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Proposed Rule

Endangered and Threatened Wildlife and Plants; Designating Critical Habitat for Deinandra conjugens

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Fish and Wildlife Service, Interior.


Proposed rule; reopening of public comment period and notice of availability of draft economic analysis.


We, the U.S. Fish and Wildlife Service (Service), announce the availability of a draft economic analysis for the proposed designation of critical habitat for Deinandra conjugens (Otay tarplant). We are also providing notice of the reopening of the comment period to allow for all interested parties to submit written comments on the draft economic analysis, and the proposed designation. Comments previously received need not be resubmitted as they will be incorporated into the public record and will be fully considered in the final rule.


The original public comment period on the critical habitat proposal closed on August 13, 2001. The comment period is reopened and we will accept comments until August 9, 2002. Comments must be received by 5 p.m. on the closing date. Any comments that are received after the closing date may not be considered in the final decision on this proposal.


Written comments and information should be submitted to Field Supervisor, U.S. Fish and Wildlife Service, Carlsbad Fish and Wildlife Office, 2730 Loker Avenue West, Carlsbad, CA 92008.

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Field Supervisor, Carlsbad Fish and Wildlife Office, at the above address (telephone 760-431-9440; facsimile 760-431-5902).

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Deinandra conjugens (Otay tarplant) was known as Hemizonia conjugens when it was listed on October 13, 1998 (63 FR 54938). Since then, studies analyzing plant and flower morphology and genetic information prompted Baldwin (1999) to revise the Madiinae (tarplants), a tribe in the Asteraceae (sunflower family), and to reclassify several species into new or different genera. As a result, Deinandra conjugens is now the accepted scientific name for Hemizonia conjugens. This taxonomic change does not alter the limits or definition of D. conjugens. Because this taxonomic change was published and is generally accepted by the scientific community, we have proposed to change the name of H. conjugens to D. conjugens in 50 CFR 17.12(h) in our proposed critical habitat designation, and will use D. conjugens in this notice.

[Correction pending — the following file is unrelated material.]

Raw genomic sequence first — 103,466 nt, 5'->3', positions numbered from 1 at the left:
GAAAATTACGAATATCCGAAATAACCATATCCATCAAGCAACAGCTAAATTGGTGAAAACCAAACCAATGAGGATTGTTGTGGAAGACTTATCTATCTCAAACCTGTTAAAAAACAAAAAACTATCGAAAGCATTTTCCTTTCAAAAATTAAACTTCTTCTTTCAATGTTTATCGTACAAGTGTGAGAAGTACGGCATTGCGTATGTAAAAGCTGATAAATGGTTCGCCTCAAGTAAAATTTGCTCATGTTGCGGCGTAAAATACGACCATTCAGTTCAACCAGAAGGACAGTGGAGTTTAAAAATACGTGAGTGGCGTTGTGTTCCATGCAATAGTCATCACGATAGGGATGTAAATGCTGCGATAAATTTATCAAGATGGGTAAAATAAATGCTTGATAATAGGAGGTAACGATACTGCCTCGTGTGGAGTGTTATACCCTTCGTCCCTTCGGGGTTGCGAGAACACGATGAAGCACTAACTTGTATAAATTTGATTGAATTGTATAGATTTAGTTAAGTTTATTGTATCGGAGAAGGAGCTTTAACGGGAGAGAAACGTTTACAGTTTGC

Deinandra conjugens was first described by David D. Keck (1958) as Hemizonia conjugens based on a specimen collected by L.R. Abrams in 1903 from river bottom land in the Otay Valley area of San Diego County, California. Deinandra conjugens is a glandular, aromatic annual of the Sunflower Family (Asteraceae). It has a branching stem that generally ranges from 5 to 25 centimeters (2 to 10 inches) in height with deep green or gray-green leaves covered with soft, shaggy hairs. The yellow flower heads are composed of 8 to 10 ray flowers and 13 to 21 disk flowers with hairless or sparingly downy corollas (fused petals). The phyllaries (small bracts associated with the flower heads) are ridged and have short-stalked glands and large, stalkless, flat glands near the margins. Deinandra conjugens occurs within the range of D. fasciculata [=Hemizonia fasciculata] (fasciculated tarplant) and D. paniculata [=H. paniculata] (San Diego tarplant). Deinandra conjugens can be distinguished from other members of the genus by its ridged phyllaries, black anthers (part of flower that produces pollen), and by the number of disk and ray flowers.